Skip to main content
×
×
Home

Scandal Potential: How Political Context and News Congestion Affect the President's Vulnerability to Media Scandal

  • Brendan Nyhan
Abstract

Despite its importance in contemporary American politics, presidential scandal is poorly understood within political science. Scholars typically interpret scandals as resulting from the disclosure of official misbehavior, but the likelihood and intensity of media scandals is also influenced by the political and news context. This article provides a theoretical argument for two independent factors that should increase the president's vulnerability to scandal: low approval among opposition party identifiers and a lack of congestion in the news agenda. Using new data and statistical approaches, I find strong support for both claims. These results suggest that contextual factors shape the occurrence of political events and how such events are interpreted.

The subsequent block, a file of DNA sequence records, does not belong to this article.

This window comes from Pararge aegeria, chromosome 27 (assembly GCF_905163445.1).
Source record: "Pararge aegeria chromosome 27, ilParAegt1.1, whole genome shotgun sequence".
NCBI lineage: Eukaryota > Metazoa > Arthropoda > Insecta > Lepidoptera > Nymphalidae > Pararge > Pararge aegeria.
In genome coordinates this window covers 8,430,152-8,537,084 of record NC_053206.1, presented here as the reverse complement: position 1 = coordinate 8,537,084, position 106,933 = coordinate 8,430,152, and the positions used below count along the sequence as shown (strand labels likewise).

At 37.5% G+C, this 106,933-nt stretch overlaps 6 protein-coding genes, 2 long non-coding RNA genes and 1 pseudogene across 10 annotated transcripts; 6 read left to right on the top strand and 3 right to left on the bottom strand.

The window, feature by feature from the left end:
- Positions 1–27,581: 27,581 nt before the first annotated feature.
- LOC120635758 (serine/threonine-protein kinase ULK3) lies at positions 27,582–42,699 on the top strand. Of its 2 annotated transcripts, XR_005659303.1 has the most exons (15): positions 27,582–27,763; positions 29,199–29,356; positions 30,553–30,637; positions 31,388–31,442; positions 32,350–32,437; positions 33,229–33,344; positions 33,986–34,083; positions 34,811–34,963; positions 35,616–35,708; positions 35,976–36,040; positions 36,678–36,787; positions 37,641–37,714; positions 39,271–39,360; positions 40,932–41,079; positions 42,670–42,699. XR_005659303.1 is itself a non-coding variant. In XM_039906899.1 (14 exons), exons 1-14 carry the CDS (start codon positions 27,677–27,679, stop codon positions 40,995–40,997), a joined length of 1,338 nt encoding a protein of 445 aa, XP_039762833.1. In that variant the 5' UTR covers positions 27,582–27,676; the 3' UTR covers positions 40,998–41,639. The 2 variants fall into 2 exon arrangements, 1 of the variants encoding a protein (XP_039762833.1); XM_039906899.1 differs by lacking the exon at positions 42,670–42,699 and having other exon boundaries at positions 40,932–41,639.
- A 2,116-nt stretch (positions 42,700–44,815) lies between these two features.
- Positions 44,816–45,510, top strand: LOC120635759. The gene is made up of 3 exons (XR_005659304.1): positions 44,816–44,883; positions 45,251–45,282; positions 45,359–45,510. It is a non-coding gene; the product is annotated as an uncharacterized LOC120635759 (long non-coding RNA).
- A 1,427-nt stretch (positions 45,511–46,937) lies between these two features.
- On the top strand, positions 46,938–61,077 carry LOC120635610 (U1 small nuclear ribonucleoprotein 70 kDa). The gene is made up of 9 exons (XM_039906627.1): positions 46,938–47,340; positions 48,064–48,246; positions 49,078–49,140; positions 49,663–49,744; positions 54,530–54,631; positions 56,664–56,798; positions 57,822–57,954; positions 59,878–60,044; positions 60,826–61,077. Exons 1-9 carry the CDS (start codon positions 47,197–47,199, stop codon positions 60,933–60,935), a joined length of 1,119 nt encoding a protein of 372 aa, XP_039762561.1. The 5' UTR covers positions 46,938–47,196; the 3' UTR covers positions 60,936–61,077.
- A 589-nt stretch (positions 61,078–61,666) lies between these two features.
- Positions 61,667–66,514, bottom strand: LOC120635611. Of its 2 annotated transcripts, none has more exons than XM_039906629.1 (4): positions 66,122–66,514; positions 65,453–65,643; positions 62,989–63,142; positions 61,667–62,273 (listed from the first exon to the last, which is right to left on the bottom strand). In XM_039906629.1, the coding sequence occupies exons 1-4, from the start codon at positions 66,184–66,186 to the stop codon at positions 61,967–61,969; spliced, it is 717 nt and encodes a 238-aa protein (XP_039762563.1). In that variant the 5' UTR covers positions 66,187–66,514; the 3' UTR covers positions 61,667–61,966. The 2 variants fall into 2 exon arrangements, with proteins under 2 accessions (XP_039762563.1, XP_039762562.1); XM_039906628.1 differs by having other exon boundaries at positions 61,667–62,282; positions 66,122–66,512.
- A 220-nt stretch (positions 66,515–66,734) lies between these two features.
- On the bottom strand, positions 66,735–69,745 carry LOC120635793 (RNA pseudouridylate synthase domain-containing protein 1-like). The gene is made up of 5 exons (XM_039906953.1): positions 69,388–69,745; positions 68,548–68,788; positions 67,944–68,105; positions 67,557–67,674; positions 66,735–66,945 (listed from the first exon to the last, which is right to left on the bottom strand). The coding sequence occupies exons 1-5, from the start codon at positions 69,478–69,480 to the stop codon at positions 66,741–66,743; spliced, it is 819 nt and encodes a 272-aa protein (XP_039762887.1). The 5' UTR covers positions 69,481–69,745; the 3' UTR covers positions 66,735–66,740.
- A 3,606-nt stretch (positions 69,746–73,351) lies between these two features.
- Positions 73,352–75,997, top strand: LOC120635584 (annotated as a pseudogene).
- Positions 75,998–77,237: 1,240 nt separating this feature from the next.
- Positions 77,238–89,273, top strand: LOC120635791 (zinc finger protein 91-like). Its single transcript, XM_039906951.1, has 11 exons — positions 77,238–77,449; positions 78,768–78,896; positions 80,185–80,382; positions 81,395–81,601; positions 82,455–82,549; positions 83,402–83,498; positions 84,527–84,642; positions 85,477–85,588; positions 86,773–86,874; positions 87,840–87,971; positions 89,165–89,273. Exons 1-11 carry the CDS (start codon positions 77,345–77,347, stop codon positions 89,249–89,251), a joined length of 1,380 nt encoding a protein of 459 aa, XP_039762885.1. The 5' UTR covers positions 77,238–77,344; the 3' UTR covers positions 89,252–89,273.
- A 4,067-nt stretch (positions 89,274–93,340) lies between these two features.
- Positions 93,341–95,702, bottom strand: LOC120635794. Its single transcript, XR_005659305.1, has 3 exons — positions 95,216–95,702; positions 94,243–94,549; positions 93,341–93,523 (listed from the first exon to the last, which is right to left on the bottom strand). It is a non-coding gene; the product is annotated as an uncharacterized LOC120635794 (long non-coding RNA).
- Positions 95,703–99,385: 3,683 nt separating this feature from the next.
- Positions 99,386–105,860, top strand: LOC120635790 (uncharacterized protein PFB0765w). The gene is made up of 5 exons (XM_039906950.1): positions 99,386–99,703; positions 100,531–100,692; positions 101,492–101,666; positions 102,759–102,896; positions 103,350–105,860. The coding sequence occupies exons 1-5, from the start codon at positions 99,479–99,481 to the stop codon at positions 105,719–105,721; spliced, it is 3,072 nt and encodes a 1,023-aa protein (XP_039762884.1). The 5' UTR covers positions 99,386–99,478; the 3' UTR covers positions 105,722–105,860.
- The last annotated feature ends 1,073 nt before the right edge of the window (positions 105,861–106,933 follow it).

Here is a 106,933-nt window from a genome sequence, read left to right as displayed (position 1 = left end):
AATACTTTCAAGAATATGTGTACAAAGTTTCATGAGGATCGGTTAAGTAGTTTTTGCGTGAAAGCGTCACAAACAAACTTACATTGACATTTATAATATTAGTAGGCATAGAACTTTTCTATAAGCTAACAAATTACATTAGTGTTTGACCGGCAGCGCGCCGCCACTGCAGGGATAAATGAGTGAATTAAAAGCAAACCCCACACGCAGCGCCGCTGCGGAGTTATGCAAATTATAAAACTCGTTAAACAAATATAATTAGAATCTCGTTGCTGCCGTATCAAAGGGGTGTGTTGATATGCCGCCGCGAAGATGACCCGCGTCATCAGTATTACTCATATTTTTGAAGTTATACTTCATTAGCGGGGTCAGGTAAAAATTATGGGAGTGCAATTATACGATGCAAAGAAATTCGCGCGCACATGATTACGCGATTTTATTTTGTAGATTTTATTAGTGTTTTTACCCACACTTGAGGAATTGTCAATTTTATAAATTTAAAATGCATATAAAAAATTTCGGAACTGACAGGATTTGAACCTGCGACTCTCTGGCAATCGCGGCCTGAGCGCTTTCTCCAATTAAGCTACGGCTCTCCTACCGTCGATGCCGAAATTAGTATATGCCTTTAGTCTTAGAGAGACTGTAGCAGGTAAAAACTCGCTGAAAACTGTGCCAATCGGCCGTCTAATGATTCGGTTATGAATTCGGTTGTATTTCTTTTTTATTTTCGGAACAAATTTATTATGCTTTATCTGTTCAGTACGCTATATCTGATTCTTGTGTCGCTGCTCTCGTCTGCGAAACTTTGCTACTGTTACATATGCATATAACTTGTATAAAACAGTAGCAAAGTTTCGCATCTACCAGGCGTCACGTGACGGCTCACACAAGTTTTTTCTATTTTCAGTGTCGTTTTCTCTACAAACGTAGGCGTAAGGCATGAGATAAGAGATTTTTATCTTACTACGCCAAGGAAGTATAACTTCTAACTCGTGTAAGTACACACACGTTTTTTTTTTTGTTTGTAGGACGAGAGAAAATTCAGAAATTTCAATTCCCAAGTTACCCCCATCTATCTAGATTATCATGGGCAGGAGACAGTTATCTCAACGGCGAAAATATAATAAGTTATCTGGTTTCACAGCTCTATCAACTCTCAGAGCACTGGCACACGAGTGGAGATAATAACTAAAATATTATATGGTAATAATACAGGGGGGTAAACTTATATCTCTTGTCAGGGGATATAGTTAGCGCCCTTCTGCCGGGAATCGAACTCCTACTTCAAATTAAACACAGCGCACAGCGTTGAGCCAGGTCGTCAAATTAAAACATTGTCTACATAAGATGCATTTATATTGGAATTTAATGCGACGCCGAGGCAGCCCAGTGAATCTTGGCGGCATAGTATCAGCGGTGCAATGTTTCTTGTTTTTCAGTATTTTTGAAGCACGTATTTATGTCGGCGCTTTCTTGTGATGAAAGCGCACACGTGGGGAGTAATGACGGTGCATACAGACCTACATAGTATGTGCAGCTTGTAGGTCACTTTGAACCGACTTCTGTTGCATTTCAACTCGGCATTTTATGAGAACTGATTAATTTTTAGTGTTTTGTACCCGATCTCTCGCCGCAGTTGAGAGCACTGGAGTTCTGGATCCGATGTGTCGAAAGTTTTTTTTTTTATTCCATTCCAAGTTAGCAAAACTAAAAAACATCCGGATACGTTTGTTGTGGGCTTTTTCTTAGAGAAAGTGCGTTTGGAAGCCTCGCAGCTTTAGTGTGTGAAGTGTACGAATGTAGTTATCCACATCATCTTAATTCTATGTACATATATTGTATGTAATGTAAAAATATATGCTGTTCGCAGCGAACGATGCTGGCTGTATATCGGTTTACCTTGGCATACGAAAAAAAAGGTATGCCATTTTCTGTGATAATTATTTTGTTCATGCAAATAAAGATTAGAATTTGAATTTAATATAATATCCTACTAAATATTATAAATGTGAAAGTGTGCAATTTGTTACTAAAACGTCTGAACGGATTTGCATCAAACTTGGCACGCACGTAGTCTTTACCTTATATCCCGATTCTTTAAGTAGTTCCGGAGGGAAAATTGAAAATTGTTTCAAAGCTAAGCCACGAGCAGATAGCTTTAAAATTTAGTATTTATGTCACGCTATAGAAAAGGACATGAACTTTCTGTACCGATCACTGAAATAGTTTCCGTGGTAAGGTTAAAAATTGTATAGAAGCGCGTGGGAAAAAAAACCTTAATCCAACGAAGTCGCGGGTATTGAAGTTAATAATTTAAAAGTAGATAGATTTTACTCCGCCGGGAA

• View HTML
    • Send article to Kindle

      To send this article to your Kindle, first ensure no-reply@cambridge.org is added to your Approved Personal Document E-mail List under your Personal Document Settings on the Manage Your Content and Devices page of your Amazon account. Then enter the ‘name’ part of your Kindle email address below. Find out more about sending to your Kindle. Find out more about sending to your Kindle.

      Note you can select to send to either the @free.kindle.com or @kindle.com variations. ‘@free.kindle.com’ emails are free but can only be sent to your device when it is connected to wi-fi. ‘@kindle.com’ emails can be delivered even when you are not connected to wi-fi, but note that service fees apply.